Political direction for Edinburgh

Green councillor Steve Burgess reflects on Edinburgh’s emerging post-election arrangements.

Greens have always valued co-operation and discussion in politics. Traditional tribalism often gets in the way of finding common ground and making things happen. The how of politics matters as well as the what.

So, in the run up to this year’s council elections in Edinburgh we were entirely comfortable with the prospect of listening to and discussing with other parties what would happen after the election dust had settled.

And that is exactly what we have been doing.  Over the last few days, since the election results were declared, our newly-enlarged team of 8 Green councillors has been engaged with other parties in the City Chambers on various post-election scenarios. We have been very ably supported by a wider group drawn from our branch membership and we are guided by a standing-room-only meeting of our branch on the evening of Monday 8 May.

It is a cliche of political negotiation that nothing is ruled out or in.  However, our steer from the wider party has given us some clear boundaries.

Firstly, that there are significant differences between the Green and the Tory manifestos such that, while dialogue is never rejected, it is hard to see where common ground lies.  Further, the Tories campaigned explicitly and almost exclusively on the issue of Scottish independence in the council elections, begging the question of how serious they are about the vital services which councils provide: schools, social care, transport, housing and all the rest. So an arrangement which involved both Greens and Tories has seemed highly unlikely.

Secondly, that Green councillors stood on a manifesto outlining transformative change for the capital: in housing, transport, social care, community ownership and planning, to take just some examples. Whether or not you agree with all our ideas, it is crucial that this longer term vision is heard within the city chambers in order to set ambitious horizons. That does not always sit comfortably with a role within formal coalition. To do so would also mean that it would be left to the Tories to set an agenda from an increasingly right-wing perspective. Edinburgh needs a radical, green and progressive voice to balance that and to help push policy further than it might otherwise go.

But, thirdly, we have also recognised that, here and now, the city does need to be governed and have a clear direction set for the next five years. That is why we have consistently been prepared to offer constructive support for a stable coalition. In our view, that could be formed by the SNP and Labour working together, as they have done for the last five years under the leadership of one of Scotland’s most consensual politicians, Andrew Burns. With combined numbers of 31, it falls just short of the 32 needed for a majority, but even a swift glance at the manifestos shows that Greens will anticipate supporting many progressive policies to improve the city. Indeed we have set out some ideas of our own: on affordable housing; social care; transport and opening up the council, as a contribution to a post-election programme.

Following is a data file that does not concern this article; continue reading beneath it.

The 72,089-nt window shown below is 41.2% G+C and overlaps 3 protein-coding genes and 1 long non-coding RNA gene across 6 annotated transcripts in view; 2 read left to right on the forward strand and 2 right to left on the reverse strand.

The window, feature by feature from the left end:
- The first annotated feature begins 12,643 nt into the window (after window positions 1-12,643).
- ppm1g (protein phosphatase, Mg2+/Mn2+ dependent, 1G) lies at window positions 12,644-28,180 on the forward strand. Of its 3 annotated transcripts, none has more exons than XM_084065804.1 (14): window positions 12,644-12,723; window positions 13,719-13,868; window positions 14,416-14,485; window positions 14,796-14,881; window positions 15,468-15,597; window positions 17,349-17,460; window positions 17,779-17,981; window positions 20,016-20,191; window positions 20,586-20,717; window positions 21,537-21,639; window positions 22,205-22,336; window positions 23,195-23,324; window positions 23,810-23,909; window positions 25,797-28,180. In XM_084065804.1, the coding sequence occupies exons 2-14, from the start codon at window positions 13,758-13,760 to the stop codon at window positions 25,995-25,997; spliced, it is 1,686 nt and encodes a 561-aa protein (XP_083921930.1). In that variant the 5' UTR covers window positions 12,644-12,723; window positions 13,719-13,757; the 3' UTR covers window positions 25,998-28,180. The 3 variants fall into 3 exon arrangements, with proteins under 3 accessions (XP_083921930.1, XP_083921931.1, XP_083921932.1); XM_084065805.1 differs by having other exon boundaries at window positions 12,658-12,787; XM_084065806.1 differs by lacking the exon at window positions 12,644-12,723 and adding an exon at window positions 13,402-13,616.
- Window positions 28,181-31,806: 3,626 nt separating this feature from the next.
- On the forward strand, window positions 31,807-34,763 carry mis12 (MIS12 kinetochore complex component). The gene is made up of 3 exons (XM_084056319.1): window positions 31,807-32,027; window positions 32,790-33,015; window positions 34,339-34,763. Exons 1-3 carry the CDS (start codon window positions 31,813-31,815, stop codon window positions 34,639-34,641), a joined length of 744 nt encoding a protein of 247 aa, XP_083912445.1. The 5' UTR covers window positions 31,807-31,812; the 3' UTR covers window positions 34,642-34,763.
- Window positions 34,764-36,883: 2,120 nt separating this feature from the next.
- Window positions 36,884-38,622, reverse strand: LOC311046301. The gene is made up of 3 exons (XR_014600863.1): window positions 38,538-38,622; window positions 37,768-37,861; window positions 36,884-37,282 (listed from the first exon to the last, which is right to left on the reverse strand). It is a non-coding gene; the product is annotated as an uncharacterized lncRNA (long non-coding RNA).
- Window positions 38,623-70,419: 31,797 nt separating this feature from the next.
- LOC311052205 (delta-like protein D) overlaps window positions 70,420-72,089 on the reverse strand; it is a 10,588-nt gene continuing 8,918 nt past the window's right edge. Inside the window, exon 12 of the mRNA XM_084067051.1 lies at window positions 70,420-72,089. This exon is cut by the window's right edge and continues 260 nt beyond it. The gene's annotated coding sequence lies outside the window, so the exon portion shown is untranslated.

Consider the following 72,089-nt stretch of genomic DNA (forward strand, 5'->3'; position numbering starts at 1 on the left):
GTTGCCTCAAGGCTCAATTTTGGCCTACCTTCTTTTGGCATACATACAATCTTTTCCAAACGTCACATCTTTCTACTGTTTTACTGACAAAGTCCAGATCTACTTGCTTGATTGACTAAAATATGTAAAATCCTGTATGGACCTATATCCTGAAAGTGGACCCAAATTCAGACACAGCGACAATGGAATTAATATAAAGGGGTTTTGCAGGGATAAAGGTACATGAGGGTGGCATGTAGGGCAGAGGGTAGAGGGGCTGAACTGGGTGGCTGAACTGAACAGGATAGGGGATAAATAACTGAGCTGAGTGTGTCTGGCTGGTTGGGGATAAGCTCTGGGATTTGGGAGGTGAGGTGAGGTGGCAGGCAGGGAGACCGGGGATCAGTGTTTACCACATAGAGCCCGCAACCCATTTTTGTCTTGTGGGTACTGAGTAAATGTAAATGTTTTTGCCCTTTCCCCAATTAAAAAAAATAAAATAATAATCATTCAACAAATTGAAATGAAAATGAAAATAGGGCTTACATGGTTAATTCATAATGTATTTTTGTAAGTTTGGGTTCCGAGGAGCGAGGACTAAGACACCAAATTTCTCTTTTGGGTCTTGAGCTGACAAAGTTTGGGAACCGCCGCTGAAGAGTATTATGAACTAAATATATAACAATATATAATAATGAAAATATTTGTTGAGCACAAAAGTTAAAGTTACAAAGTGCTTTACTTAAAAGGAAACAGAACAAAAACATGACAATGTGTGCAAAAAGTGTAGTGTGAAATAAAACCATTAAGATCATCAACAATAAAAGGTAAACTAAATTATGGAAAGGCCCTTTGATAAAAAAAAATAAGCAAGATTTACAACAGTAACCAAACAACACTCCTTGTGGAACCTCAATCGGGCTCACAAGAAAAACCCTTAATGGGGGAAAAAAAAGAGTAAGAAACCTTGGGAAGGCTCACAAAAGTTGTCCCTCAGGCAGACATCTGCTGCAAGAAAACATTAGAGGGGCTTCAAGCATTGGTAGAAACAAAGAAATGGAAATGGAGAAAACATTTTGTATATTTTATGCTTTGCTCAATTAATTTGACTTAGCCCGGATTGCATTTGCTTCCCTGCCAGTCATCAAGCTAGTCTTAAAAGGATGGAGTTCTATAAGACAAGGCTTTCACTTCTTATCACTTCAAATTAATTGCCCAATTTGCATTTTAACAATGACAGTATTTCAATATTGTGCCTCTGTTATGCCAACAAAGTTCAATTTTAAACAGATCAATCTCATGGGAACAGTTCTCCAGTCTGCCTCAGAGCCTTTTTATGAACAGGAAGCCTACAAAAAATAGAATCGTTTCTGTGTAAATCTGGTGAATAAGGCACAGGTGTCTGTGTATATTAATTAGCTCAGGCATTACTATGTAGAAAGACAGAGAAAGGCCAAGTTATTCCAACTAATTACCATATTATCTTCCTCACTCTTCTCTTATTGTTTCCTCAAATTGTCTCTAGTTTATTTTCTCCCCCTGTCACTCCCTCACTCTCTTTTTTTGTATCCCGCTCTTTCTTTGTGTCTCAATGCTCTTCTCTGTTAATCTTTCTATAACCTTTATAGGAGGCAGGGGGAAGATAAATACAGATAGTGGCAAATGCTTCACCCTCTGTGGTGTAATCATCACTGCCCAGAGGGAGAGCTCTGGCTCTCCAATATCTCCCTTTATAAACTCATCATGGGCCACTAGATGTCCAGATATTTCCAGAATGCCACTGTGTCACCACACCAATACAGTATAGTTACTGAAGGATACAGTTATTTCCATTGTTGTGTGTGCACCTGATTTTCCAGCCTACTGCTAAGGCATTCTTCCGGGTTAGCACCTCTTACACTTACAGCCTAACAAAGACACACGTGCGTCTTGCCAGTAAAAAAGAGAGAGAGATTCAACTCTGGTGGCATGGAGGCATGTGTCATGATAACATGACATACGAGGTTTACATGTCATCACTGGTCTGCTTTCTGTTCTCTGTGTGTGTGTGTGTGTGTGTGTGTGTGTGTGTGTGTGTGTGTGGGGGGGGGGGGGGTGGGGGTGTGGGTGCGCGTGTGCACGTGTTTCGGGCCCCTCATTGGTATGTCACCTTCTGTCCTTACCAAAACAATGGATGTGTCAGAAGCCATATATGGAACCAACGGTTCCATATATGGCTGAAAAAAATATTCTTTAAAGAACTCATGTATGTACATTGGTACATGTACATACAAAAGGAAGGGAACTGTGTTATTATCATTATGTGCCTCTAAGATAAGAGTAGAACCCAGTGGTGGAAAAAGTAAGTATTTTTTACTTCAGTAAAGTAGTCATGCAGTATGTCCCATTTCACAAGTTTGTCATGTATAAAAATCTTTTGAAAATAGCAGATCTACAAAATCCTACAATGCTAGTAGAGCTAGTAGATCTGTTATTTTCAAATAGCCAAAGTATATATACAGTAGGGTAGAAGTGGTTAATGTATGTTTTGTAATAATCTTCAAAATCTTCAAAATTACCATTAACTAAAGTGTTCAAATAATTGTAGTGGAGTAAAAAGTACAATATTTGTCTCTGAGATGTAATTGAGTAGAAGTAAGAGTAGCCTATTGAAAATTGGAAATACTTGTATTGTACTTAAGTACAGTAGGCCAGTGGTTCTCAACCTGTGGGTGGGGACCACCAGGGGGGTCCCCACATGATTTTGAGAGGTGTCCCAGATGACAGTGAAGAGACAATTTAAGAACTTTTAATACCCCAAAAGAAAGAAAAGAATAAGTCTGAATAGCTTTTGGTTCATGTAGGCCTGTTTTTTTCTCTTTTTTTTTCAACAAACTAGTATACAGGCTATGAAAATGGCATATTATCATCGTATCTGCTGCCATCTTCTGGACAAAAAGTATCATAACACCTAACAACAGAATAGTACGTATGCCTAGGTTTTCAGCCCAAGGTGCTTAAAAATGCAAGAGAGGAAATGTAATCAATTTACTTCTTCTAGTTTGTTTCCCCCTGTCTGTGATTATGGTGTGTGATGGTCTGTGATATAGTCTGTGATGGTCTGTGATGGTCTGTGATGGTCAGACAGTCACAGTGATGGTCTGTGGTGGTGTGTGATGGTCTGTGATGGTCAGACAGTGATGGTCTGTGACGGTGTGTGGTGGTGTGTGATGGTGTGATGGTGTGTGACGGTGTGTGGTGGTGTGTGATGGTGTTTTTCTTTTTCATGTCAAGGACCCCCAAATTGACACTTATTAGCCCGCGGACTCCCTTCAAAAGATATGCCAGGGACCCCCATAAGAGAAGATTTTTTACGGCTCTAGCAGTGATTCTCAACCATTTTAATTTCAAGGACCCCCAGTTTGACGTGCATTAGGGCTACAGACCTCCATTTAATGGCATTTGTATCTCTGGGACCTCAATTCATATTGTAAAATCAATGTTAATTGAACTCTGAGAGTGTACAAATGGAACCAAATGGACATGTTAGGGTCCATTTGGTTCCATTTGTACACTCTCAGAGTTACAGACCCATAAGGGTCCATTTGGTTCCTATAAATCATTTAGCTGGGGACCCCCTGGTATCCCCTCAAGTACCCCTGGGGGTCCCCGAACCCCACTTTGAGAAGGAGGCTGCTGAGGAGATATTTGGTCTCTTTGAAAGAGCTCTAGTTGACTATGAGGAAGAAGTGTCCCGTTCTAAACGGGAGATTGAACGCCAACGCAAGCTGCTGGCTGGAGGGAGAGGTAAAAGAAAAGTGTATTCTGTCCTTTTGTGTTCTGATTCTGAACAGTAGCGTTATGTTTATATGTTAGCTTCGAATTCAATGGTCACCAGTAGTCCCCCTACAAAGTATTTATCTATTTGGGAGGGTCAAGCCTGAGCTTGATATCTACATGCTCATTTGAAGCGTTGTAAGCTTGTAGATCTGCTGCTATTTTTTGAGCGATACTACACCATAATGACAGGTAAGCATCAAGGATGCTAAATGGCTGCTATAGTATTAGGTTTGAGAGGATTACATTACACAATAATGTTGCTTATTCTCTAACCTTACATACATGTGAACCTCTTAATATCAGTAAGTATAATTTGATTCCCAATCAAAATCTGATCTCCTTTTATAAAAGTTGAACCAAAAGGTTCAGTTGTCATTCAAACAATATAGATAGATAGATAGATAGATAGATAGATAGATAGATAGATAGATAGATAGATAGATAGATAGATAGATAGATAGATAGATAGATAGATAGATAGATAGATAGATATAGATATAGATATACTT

The Tories, meanwhile, have been briefing that an SNP-Labour administration, with one short of a majority, would be “unstable”. But any perceived instability rests on imagining scenarios where the Tories, Greens and Lib Dems would all agree on alternative proposals: a highly unlikely situation, as outlined above. On the other hand, given Labour’s remarks earlier this week on wanting to be part of a set-up which was anti-austerity, valued trade unions and rejected privatisation, it looks like any deal involving Labour and the Tories would wobble before the ink was dry.

On 4 May, the residents of Edinburgh had their say and delivered the number of councillors per party that they have. Given that arithmetic, the truth is that the most firmly-based arrangement is one where SNP and Labour take the lead; where the Greens are prepared to offer constructive and forward-looking support where there is policy overlap, while still giving full voice to the kind of transformative change the capital needs; and where the Tories are properly positioned as the reactionary, constitution-obsessed party that they certainly are.

So, as other parties conclude their discussions, we are ready and willing to work constructively and in partnership with like-minded councillors for the progressive, outward-looking city which residents clearly want, while also pushing further for the fairer and greener Edinburgh which is the capital’s only future.

Steve Burgess is Green councillor for Southside-Newington